Harold Eversley moved out of the residence today. He moved into a one bedroom apartment with his beautiful Ellie. He will still be working here as the head cook.
As he begins his perilous journey known as domestication, I wish him well.
Something seems to be wrong with good old Don Erwin. A paramedic unit needed to pick him up from the Transition House to an emergency room. No one knows why, or what happened. Clarence Bliss said, "If you ask me it's alcohol poisoning!"
I took two hours in the afternoon to watch a couple of John Bradshaw PBS sessions of "The Family," which were companion pieces to one of the books I had just finished reading. Cathy had lent these to me.
A curious idea came to me while I watched these videos. What if I had drank and used drugs not to anesthetize myself, but to actually expel the feelings I could not express while sober? A frantic attempt at release.
Probably a little of both. No answer is simple in this world.
Marvin Gardenhire, my friend and canteen relief person, managed to get something in his eye, so I drove him to the USC Medical Center. While he was there I analyzed a sample of his urine, along with four others, and found his to be laced with high levels of cocaine metabolites. So were some of the others, but they were brand new members of the program and were rather expected to be dirty, not like an old program graduate like Marvin. His last test before this one, done on July 4th, indicated a level of 0.01, barely there. Today's sample was that of a man doing a back flip into a swimming pool filled with the white powder.
Poor Marvin. I shall miss him.
Do I sound callus?
Maybe I'm getting to sound that way... to be that way a little.
But I definitely feel that the sooner Marvin faces up to the fact that he has relapsed the better it will be for him. The faster it will be that he can stop lying to himself and begin to deal with his addiction again.
Denial is a killer.

August 9 Friday Day 332

I slept in until about nine, then went downstairs to the lobby to write.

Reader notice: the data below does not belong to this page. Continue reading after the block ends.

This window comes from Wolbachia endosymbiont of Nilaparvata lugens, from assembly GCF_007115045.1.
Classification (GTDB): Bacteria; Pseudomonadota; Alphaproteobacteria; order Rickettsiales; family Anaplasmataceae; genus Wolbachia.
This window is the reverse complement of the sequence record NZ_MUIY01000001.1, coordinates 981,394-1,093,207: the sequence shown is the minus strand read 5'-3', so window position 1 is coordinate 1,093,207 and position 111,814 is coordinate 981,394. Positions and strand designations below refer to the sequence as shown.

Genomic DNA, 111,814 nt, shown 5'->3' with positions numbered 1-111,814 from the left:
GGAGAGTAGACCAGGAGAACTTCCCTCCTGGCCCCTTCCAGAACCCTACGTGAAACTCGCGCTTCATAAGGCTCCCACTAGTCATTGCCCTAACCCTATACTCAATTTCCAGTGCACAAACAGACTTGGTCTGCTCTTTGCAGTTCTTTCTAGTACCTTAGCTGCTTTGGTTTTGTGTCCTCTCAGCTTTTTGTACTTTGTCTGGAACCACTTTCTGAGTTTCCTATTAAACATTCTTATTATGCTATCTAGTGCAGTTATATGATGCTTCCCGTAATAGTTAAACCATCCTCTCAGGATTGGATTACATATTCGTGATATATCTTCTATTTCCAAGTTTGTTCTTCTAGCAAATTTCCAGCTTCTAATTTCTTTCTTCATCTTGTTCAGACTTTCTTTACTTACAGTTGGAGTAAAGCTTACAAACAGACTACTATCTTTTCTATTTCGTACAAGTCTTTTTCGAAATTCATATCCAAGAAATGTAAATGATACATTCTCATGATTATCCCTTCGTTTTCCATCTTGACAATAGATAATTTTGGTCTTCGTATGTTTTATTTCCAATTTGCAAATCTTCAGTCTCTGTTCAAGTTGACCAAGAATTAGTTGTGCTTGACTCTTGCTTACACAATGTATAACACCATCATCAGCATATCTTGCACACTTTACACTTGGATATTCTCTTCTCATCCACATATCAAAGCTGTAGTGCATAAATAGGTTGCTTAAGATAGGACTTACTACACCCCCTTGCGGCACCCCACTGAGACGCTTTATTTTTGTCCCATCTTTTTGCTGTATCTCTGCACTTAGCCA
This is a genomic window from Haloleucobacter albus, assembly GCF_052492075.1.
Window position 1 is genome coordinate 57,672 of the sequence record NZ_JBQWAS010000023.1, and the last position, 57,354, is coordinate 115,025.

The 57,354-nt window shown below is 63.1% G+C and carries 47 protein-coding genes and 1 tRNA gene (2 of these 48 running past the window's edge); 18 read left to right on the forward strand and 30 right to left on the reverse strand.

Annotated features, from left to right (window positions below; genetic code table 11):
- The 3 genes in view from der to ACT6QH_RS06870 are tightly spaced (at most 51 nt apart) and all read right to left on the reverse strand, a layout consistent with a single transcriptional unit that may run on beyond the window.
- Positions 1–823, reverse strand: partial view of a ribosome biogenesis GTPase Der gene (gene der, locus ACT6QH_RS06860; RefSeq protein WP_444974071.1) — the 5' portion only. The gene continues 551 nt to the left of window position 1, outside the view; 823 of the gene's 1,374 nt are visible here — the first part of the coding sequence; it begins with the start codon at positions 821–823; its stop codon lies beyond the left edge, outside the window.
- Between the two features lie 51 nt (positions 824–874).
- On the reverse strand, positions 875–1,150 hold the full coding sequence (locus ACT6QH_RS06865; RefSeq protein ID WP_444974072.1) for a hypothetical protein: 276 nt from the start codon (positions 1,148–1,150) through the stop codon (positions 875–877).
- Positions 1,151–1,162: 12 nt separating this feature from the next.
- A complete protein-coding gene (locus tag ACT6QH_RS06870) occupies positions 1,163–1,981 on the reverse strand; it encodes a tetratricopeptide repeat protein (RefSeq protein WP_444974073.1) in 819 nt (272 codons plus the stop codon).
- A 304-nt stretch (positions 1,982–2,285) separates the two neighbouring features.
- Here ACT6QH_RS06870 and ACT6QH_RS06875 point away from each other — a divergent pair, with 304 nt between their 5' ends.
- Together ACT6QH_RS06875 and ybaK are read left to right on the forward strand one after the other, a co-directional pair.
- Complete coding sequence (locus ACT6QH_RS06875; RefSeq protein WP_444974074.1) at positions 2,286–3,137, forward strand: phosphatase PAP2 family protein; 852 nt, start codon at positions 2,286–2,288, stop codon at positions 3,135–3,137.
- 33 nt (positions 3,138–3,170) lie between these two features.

After getting dressed of course.
After lunch (cheeseburgers) I quarantined the small T.V. room and watched the last half of "The Family" tape Cathy had lent to me. Very interesting stuff. I have seen the process Bradshaw describes in which alcoholics and drug addicts jump straight from using those substances into a rigid religious or spiritual structure or program, giving up all responsibility for their own recovery, letting "God" fix them, thusly substituting one addiction for another. These desperate folks tend to ignore any aspect of the A.A. 12 Step program (despite the fact that A.A. has a huge spiritual component installed within it), cutting off a valuable source of help and placing limits on one's own chances of successfully recovering from their primary addiction.
After two hours of watching the tape my lunch had finished digesting so I went down to the weight room and worked out vigorously. Then I showered, read some from the "Book of Proverbs," and went to work.
The usual Friday afternoon madness ensued, and when it was over, at six o'clock I presented new client orientation to four men. Three of them had recently been here before. I dismissed them. Tracy Alexander was one of them, which means he was back for those of you readers who may have been worried about him.
Now I had just one person to explain the house rules to. His name was Ted. Robert Vasquez came in during the middle of my speech, so poor Ted got the rules from both of us.
About thirty minutes later the police came and took Ted away for child support violations.
Such is life.
I spent much of the evening reading a novel that Charity had lent to me. "The Present Darkness," by Frank E. Peretti. Adequately written, a very Christian oriented work, depicting lots of foul demons battling beautiful angels. Based on a true story she told me.
I will finish reading it since Charity lent it to me and thought I might like it.
Charity is such a nice person. I like her a lot.